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I'm getting confused returning multiple groups in python. My regex is this:

lun_q = 'Lun:\s*(\d+\s?)*'

and my string is

s = '''Lun: 0 1 2 3 295 296 297 298'''

I return a matched object, and then want to look at the groups, but all it shows it the last number (258):

r.groups()
(u'298',)

Why isn't it returning groups of 0,1,2,3,4 etc?

share|improve this question
    
I think what you directly refer to is called Capturing a Repeated Group - or along the lines 'accessing every match in a quantified / repeated capture group'. see this similar answer for javascript. don't know for sure but they seem to be unsupported in python's regex flavor. see related python enhancement request and related question –  naxa Apr 15 '14 at 12:53
    
JavaScript FTW! –  jpillora Jul 3 '14 at 7:45

3 Answers 3

up vote 11 down vote accepted

Your regex only contains a single pair of parentheses (one capturing group), so you only get one group in your match. If you use a repetition operator on a capturing group (+ or *), the group gets "overwritten" each time the group is repeated, meaning that only the last match is captured.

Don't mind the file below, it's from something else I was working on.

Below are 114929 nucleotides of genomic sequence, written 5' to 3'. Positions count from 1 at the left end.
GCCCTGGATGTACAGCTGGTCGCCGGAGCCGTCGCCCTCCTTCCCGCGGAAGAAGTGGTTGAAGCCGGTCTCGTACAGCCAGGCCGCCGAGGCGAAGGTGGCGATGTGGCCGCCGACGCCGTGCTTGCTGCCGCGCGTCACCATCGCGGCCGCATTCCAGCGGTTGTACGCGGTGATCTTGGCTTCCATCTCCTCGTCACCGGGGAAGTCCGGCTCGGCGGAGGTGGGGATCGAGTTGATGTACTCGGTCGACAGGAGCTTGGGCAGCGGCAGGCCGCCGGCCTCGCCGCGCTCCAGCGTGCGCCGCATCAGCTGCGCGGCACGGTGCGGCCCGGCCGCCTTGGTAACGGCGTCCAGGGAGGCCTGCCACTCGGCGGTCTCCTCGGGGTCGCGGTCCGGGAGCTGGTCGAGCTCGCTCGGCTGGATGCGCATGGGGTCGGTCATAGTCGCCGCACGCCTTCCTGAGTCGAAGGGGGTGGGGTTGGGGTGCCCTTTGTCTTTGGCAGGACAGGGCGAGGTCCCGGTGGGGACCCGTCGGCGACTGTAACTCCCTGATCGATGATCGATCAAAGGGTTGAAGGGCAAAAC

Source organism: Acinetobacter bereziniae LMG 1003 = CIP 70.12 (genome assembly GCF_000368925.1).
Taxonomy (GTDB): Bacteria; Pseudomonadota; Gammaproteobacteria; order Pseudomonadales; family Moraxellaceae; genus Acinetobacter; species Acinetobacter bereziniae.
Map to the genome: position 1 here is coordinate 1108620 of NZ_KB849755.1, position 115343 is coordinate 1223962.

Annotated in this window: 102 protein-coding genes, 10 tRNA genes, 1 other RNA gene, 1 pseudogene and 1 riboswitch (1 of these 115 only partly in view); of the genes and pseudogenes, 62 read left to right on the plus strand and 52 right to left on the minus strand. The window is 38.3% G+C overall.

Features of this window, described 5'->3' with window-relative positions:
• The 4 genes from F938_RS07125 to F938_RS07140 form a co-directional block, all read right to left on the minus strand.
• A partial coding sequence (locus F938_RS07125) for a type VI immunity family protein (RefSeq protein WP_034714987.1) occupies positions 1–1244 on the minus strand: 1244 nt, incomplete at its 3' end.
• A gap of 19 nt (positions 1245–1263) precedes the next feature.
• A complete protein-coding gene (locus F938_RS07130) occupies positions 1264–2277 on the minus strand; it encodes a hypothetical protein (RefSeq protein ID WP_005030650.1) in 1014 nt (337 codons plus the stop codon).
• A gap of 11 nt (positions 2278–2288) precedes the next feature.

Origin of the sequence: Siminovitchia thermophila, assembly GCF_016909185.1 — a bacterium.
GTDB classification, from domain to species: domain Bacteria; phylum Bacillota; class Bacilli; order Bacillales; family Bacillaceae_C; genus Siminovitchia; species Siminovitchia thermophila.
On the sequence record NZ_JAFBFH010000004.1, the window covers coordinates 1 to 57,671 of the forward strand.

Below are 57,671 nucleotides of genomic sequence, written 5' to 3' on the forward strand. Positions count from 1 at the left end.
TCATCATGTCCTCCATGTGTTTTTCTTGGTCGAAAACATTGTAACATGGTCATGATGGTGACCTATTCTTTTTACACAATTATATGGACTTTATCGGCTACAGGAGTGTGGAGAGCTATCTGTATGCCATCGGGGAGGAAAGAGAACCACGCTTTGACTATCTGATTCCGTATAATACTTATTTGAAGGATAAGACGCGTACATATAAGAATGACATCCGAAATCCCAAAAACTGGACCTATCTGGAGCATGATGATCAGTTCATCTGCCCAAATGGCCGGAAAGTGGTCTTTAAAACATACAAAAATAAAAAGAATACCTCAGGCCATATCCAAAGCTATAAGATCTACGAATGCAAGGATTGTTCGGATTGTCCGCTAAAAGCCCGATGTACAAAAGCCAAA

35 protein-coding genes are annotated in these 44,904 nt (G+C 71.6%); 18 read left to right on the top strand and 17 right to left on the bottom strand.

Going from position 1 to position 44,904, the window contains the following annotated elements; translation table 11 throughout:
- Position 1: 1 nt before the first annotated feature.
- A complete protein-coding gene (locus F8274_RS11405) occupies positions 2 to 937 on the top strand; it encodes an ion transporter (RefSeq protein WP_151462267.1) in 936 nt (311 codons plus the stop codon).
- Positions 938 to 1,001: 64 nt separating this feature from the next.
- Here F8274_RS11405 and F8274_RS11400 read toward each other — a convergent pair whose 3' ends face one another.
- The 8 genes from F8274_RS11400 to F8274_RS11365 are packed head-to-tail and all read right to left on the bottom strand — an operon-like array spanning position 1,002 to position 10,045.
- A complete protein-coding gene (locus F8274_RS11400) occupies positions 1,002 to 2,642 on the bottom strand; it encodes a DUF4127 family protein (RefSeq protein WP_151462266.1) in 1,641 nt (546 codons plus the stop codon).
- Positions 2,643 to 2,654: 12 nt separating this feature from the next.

In your example here, you're probably better off using .split(), in combination with a regex:

lun_q = 'Lun:\s*(\d+(?:\s+\d+)*)'
s = '''Lun: 0 1 2 3 295 296 297 298'''

r = re.search(lun_q, s)

if r:
    luns = r.group(1).split()

    # optionally, also convert luns from strings to integers
    luns = [int(lun) for lun in luns]
share|improve this answer
    
Thanks! I had suspected that's what was happening. –  joslinm Feb 10 '11 at 23:24
3  
Picking re.match() vs re.split() is a non-trivial decision –  smci Jun 21 '13 at 22:08

Sometimes, its easier without regex.

>>> s = '''Lun: 0 1 2 3 295 296 297 298'''
>>> if "Lun: " in s:
...     items = s.replace("Lun: ","").split()
...     for n in items:
...        if n.isdigit():
...           print n
...
0
1
2
3
295
296
297
298
share|improve this answer

Another approach would be to use the regex you have to validate your data and then use a more specific regex that targets each item you wish to extract using a match iterator.

import re
s = '''Lun: 0 1 2 3 295 296 297 298'''
lun_validate_regex = re.compile(r'Lun:\s*((\d+)(\s\d+)*)')
match = lun_validate_regex.match(s)
if match:
    token_regex = re.compile(r"\d{1,3}")
    match_iterator = token_regex.finditer(match.group(1))
    for token_match in match_iterator:
        #do something brilliant
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